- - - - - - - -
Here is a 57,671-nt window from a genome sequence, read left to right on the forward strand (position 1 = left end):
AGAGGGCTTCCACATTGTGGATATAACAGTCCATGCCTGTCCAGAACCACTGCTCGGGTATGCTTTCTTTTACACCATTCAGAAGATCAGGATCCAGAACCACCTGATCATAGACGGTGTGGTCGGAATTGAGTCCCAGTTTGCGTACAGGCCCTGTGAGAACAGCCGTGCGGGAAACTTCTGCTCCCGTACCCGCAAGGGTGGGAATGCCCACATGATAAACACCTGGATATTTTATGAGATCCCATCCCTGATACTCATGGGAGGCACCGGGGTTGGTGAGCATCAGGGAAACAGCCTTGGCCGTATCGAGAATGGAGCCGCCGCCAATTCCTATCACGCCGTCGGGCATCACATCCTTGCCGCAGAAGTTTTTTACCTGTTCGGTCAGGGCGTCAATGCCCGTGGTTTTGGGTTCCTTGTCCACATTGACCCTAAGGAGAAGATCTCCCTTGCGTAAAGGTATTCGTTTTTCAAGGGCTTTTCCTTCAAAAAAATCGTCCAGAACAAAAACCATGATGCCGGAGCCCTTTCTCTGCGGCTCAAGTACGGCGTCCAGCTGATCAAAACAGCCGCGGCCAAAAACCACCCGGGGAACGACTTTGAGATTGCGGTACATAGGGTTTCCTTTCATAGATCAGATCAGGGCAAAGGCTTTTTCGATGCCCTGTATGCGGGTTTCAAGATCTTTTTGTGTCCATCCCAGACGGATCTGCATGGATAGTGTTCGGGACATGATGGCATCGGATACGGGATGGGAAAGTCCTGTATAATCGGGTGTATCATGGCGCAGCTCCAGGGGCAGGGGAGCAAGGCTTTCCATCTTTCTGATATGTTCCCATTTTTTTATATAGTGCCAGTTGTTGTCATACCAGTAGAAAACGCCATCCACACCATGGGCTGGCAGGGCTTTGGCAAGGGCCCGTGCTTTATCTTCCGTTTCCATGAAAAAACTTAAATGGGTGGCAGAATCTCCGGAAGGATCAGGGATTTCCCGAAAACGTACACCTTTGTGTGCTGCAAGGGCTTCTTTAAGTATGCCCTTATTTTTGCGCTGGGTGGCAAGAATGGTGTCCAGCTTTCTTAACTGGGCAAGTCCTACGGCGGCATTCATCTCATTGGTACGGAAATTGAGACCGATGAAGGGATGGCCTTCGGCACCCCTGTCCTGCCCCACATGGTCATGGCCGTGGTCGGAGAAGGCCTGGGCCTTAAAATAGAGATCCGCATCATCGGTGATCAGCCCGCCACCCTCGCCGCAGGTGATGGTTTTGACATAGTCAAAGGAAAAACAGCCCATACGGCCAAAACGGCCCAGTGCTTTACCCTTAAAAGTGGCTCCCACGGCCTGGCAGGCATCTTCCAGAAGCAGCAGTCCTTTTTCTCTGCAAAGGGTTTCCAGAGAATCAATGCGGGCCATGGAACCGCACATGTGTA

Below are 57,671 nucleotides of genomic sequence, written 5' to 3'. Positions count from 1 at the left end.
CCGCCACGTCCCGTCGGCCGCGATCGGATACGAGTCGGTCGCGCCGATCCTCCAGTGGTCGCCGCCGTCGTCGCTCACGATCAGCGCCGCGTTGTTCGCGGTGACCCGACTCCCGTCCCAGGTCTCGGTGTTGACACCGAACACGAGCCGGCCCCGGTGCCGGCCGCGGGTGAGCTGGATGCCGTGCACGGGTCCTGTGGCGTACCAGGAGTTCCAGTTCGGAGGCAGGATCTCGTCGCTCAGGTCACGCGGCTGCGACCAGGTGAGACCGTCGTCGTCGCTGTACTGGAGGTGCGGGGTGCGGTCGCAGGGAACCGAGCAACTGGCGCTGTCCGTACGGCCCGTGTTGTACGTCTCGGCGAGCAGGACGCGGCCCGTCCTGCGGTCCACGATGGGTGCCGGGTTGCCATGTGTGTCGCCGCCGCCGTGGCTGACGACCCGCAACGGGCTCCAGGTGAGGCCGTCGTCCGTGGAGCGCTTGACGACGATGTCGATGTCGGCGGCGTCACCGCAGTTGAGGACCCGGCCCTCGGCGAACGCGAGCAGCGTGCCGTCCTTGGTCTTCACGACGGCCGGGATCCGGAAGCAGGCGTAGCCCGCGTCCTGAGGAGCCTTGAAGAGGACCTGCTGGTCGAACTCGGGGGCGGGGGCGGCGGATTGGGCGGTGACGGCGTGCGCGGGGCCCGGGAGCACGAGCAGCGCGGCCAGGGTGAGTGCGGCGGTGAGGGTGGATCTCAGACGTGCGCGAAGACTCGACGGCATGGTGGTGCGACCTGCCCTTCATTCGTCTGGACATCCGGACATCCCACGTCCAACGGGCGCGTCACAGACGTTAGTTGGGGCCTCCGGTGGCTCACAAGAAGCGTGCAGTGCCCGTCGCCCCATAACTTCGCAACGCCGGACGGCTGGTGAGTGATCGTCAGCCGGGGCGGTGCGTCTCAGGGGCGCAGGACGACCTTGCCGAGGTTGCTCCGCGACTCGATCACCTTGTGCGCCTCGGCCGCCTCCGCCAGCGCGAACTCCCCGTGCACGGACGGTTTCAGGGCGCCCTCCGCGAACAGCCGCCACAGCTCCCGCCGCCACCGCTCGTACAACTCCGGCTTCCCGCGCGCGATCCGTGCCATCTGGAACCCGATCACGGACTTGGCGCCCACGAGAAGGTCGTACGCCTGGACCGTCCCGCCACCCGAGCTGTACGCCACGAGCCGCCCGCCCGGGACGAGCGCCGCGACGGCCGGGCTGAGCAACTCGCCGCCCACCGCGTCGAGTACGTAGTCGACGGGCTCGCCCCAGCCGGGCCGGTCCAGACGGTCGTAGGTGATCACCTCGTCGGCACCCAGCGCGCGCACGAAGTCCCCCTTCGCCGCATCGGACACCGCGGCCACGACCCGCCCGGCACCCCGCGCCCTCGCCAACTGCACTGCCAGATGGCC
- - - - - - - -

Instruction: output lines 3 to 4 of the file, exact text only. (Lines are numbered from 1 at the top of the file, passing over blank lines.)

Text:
Below are 57,671 nucleotides of genomic sequence, written 5' to 3'. Positions count from 1 at the left end.
CCGCCACGTCCCGTCGGCCGCGATCGGATACGAGTCGGTCGCGCCGATCCTCCAGTGGTCGCCGCCGTCGTCGCTCACGATCAGCGCCGCGTTGTTCGCGGTGACCCGACTCCCGTCCCAGGTCTCGGTGTTGACACCGAACACGAGCCGGCCCCGGTGCCGGCCGCGGGTGAGCTGGATGCCGTGCACGGGTCCTGTGGCGTACCAGGAGTTCCAGTTCGGAGGCAGGATCTCGTCGCTCAGGTCACGCGGCTGCGACCAGGTGAGACCGTCGTCGTCGCTGTACTGGAGGTGCGGGGTGCGGTCGCAGGGAACCGAGCAACTGGCGCTGTCCGTACGGCCCGTGTTGTACGTCTCGGCGAGCAGGACGCGGCCCGTCCTGCGGTCCACGATGGGTGCCGGGTTGCCATGTGTGTCGCCGCCGCCGTGGCTGACGACCCGCAACGGGCTCCAGGTGAGGCCGTCGTCCGTGGAGCGCTTGACGACGATGTCGATGTCGGCGGCGTCACCGCAGTTGAGGACCCGGCCCTCGGCGAACGCGAGCAGCGTGCCGTCCTTGGTCTTCACGACGGCCGGGATCCGGAAGCAGGCGTAGCCCGCGTCCTGAGGAGCCTTGAAGAGGACCTGCTGGTCGAACTCGGGGGCGGGGGCGGCGGATTGGGCGGTGACGGCGTGCGCGGGGCCCGGGAGCACGAGCAGCGCGGCCAGGGTGAGTGCGGCGGTGAGGGTGGATCTCAGACGTGCGCGAAGACTCGACGGCATGGTGGTGCGACCTGCCCTTCATTCGTCTGGACATCCGGACATCCCACGTCCAACGGGCGCGTCACAGACGTTAGTTGGGGCCTCCGGTGGCTCACAAGAAGCGTGCAGTGCCCGTCGCCCCATAACTTCGCAACGCCGGACGGCTGGTGAGTGATCGTCAGCCGGGGCGGTGCGTCTCAGGGGCGCAGGACGACCTTGCCGAGGTTGCTCCGCGACTCGATCACCTTGTGCGCCTCGGCCGCCTCCGCCAGCGCGAACTCCCCGTGCACGGACGGTTTCAGGGCGCCCTCCGCGAACAGCCGCCACAGCTCCCGCCGCCACCGCTCGTACAACTCCGGCTTCCCGCGCGCGATCCGTGCCATCTGGAACCCGATCACGGACTTGGCGCCCACGAGAAGGTCGTACGCCTGGACCGTCCCGCCACCCGAGCTGTACGCCACGAGCCGCCCGCCCGGGACGAGCGCCGCGACGGCCGGGCTGAGCAACTCGCCGCCCACCGCGTCGAGTACGTAGTCGACGGGCTCGCCCCAGCCGGGCCGGTCCAGACGGTCGTAGGTGATCACCTCGTCGGCACCCAGCGCGCGCACGAAGTCCCCCTTCGCCGCATCGGACACCGCGGCCACGACCCGCCCGGCACCCCGCGCCCTCGCCAACTGCACTGCCAGATGGCC